“The death of a beautiful woman is, unquestionably, the most poetical topic in the world.” - Edgar Allen Poe (1846).
Ophelia by Sir John Everett Millais, 1851-2, Tate Britian.
Women always die in novels. It has been a fact that the death of a woman has dominated the classic literary since Greek mythology; Eurydice famously dies tragically in the arms of her beloved Orpheus.
Another myth tells the tale of Pygmalion, unlucky in love and unimpressed by real women, who asks Aphrodite to bring his statue to life so that he can marry it.
Both these stories lay the foundations of a female artistic ideal: the women are passive, visionless and voiceless.
These women only existed in the perception of the male - an extreme form of the male gaze - which, let’s just say it now, isn’t a condemnable act in and of itself. However, the multitude of works that have taken inspiration from these original myths create an uneasy and unsettling preoccupation with the death of women that has dominated literary culture ever since.
Women in classic literature are usually A) already dead before the story begins, B) going to die within the narrative or C) die to provide the climatic ending of the novel.
The death of the woman becomes an animal all of its own volition, women die as men carry on, mourning or scorning them as they do. It reflects the societal pressures placed on men throughout history and provides an outlet for the stifled male emotional spectrum.
"The death of the woman becomes an animal all of its own volition, women die as men carry on, mourning or scorning them as they do. It reflects the societal pressures placed on men throughout history and provides an outlet for the stifled male emotional spectrum."
It’s not solely a literary issue, though, art has also fell prey to necrophilic tendencies. Eurydice’s death is not the only one to be immortalised in paint. Ophelia’s corpse, from Shakespeare’s Hamlet, was famously laid to canvas by John Everett Millias and John William Waterhouse, forever pale and still, floating in reedy water. Coincidentally, one of the most popular lines in Shakespeare’s work - “Get thee to a nunnery” - is about Ophelia’s implied sexuality.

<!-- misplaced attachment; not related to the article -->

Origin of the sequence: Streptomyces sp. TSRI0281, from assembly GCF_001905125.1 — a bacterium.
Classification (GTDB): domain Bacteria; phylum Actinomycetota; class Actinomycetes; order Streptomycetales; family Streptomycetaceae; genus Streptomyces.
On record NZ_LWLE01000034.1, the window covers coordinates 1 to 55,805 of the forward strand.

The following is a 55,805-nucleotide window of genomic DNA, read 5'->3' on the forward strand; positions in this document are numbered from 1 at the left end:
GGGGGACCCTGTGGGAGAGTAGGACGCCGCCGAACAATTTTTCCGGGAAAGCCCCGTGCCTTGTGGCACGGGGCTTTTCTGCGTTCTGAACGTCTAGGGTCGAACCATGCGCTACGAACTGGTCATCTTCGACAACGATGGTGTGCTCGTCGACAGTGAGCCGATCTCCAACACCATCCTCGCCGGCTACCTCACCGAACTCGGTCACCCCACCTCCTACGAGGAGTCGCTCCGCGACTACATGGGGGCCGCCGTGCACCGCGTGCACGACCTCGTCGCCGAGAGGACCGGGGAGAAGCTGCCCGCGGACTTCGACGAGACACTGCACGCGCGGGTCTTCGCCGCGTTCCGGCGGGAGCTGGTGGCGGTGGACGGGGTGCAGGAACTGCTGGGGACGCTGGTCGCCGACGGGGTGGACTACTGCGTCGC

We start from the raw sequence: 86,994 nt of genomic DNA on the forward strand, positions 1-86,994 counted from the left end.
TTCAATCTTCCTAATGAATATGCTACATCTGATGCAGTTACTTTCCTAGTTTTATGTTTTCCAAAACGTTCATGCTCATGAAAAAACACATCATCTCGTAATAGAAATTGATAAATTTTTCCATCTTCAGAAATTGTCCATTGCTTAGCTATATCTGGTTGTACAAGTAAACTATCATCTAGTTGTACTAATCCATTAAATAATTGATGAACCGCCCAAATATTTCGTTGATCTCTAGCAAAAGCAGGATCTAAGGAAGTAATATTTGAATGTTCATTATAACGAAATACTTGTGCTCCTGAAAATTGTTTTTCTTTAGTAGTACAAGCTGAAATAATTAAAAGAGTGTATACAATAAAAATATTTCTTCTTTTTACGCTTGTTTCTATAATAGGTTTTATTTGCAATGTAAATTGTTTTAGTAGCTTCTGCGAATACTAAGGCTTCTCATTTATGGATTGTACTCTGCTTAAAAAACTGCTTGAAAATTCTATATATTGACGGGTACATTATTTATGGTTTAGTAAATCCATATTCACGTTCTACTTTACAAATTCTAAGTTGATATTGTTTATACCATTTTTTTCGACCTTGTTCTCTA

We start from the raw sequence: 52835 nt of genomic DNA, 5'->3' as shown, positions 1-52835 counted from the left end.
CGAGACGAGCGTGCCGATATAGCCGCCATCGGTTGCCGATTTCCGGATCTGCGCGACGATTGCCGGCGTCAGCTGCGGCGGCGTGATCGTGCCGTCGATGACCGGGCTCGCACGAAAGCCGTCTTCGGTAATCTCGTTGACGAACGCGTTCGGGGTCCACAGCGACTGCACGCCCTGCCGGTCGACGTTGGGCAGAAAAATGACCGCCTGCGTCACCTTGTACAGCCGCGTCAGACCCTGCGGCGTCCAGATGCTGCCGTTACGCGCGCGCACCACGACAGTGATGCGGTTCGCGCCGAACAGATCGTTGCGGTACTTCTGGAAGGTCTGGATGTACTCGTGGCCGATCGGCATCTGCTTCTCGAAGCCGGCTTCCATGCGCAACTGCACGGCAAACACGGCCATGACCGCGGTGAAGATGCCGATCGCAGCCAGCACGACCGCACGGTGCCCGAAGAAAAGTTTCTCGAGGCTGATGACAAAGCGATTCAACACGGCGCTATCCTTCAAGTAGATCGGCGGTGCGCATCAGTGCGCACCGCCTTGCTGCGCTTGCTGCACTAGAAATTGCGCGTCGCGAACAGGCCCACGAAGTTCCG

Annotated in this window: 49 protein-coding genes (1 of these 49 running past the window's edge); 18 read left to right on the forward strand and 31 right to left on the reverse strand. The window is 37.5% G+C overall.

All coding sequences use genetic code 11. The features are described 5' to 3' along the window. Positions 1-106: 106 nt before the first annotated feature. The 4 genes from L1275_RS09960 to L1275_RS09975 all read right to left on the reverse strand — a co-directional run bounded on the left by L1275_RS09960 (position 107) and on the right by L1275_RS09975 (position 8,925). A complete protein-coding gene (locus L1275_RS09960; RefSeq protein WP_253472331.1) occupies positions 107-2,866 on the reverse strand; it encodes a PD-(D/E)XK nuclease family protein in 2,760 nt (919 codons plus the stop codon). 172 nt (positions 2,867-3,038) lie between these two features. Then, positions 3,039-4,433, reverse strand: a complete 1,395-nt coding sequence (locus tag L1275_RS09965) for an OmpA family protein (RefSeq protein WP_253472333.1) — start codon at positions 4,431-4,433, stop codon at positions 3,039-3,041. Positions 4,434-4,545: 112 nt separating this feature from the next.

Later on, Alfred Lord Tennyson’s Lady of Shalott was depicted by Waterhouse (it appears he had pattern forming there), again the Lady is still, floating in water and although she appears to be alive, it is clear from Tennyson’s poem that she is in fact dead, making Waterhouse’s work take on an eerie, phantom-like quality. The Lady’s pale skin becomes almost translucent and she inquisitive gaze becomes distant and otherworldly - a symbol that we now see as gothically romantic, but there is a reason.
From the Romantic period to the Victorian era, death through long, debilitating illness was viewed as a mark of the upper class. The most sought after disease to meet your end by was tuberculosis, hence it’s inclusion in so many literary texts. Tuberculosis left the sufferer frail, pale and impossibly slim, if any of that sounds familiar that’s because these are also the traits regarded as romantic at the time. Delicate frailty, moonlight pale glistening skin, slimness and incapacity were the beauty standards for women for centuries, despite the fact that they were not achievable in the realm of mortals. These old school body goals and male emotional ineptitude come together to create a literary environment where women were doomed to death and suffering - all for love.